Staff Writer

The College’s Sustainability Task Force had its final public forum Thursday.

The forums led to the creation of a 92-page plan detailing how the College can become more sustainable and more environmentally friendly. The plan has been put into place for faculty review and approval.
Once under faculty review, the faculty can amend the document with any changes, suggestions, and amendments via comments and emails. The Task Force is also hiring a business consultant, who is currently being chosen from several different firms, to help put forth a business plan that the administration requires.

Each department must review the plan and approve it before it can be put into action. This plan also requires the faculty be able to figure out ways to make their departments more environmentally friendly. In order to have the opinions of everyone in the department heard,  plans will be discussed at department meetings.

There are some changes that need to be made in order to help each department become more sustainable. Some of the major issues that cause the most amount of waste the departments have to deal with are packaging and effective recycling.

“We have to address how items are packaged, such as if they come in a lot of cardboard or Styrofoam,” said Maria Cimilluca, associate vice president for facilities management and campus planning. “Some of it must be done on our part to find locations to recycle things, such as batteries‚which were not being recycled properly for a period of time but are now being recycled‚ and have people take Styrofoam and turn it into Styrofoam packing.”

Money is a concern for the task force, especially in regard to maintenance. The task force is attempting to spend one and a half million dollars, mainly from loan funds that can be used for many different projects. The money for maintenance would be used to either fund more research in solar and wind energy, or help install more “green” or environmentally friendly roofs, such as the ones on Bonchek College House and Schander residence hall. However, the project does not work as well on slate roofs.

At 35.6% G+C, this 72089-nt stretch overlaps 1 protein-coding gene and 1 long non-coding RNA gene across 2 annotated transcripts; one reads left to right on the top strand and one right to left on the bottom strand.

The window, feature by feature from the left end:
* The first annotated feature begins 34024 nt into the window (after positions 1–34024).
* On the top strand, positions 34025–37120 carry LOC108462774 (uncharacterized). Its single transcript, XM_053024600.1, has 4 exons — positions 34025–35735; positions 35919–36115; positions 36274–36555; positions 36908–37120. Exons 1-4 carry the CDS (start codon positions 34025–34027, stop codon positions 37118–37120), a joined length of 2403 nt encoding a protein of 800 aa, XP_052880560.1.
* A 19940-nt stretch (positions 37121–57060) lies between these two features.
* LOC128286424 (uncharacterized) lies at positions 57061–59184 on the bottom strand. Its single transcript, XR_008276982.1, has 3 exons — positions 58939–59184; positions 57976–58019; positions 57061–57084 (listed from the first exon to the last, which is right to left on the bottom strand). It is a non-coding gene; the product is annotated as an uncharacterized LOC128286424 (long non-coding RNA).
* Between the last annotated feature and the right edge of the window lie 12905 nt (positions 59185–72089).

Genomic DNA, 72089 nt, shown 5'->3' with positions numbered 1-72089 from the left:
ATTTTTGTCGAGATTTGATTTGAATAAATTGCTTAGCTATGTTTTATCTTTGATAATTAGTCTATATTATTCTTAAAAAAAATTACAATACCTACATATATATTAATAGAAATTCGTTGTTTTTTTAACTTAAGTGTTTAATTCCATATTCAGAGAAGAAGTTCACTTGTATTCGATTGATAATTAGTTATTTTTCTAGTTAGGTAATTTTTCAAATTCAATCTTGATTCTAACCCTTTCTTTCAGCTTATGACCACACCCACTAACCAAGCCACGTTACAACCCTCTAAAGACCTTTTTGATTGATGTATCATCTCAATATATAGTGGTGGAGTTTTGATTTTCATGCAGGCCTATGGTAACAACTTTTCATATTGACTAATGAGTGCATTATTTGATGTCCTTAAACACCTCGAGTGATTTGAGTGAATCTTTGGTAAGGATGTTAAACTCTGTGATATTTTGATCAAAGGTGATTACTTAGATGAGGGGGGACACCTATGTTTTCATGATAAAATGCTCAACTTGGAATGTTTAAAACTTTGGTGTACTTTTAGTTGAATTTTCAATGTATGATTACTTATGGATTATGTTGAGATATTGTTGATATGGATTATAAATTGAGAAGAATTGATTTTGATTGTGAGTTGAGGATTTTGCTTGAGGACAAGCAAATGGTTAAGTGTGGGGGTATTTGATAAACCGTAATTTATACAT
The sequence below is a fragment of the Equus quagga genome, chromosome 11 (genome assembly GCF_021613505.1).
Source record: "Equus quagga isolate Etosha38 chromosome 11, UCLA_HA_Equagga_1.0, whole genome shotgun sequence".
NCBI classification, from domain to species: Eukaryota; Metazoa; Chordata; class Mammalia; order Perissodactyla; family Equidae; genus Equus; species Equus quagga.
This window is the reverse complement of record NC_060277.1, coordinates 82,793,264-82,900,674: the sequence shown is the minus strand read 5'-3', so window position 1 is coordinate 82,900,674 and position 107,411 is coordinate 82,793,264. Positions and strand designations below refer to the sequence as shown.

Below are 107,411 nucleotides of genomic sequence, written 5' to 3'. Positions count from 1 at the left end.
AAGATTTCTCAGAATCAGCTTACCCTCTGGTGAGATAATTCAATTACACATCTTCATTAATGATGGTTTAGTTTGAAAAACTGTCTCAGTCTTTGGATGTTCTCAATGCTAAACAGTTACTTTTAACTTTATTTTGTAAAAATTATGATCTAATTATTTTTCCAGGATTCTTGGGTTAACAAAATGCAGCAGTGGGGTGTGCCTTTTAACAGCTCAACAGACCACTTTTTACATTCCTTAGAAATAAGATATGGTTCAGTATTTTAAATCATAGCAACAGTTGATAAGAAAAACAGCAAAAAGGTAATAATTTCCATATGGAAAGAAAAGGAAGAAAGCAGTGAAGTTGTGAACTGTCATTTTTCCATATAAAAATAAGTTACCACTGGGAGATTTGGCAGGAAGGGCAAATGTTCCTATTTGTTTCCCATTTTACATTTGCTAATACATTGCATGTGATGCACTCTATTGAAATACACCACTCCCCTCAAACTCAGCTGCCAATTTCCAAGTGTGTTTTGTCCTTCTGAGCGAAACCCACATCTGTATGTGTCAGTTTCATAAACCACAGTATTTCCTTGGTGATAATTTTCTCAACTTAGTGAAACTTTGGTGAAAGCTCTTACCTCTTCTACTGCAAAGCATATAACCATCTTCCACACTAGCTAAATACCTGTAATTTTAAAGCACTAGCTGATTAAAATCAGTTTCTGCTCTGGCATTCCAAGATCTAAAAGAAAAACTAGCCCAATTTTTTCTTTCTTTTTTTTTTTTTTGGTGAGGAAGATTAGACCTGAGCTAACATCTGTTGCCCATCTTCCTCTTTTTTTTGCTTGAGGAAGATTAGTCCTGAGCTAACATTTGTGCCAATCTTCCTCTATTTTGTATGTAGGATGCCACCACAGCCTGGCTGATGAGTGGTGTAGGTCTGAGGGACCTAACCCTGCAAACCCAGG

Another issue the task force addressed was the idea of food waste and turning the campus and the students towards more sustainable eating practices. The dining hall is particularly a concern.

“Most of our food waste comes from KIVO, due to the fact that they throw everything away,” said Thomas Simpson, Millport liaison and sustainability coordinator.

The task force believed it would be better to have a “dirt army” of students who would grow their own foods here on campus and either sell or give it away to the 25 percent of families in need in Lancaster to help eliminate food waste.

“It is comforting to people, students especially, that they are able to help give back to the community and especially those in need,” Cimilluca said. “Also, the dirt army’s food was very good when people bought from it, that if we brought it back more people would be willing to get food from it.”

Another issue of concern was the eating habits of students who live off campus.

“We have less of an idea of what the food is like for students as they get older, because many of them live off campus and are not on meal plans, so they do not have to eat at the dining hall frequently or even at all,” said Shawn Jenkins, special assistant to the dean of the college for strategic projects. “We are hoping the house system will get stronger, so more students choose to live in the College houses as they get older and we hope that being green will be a vehicle for this.”

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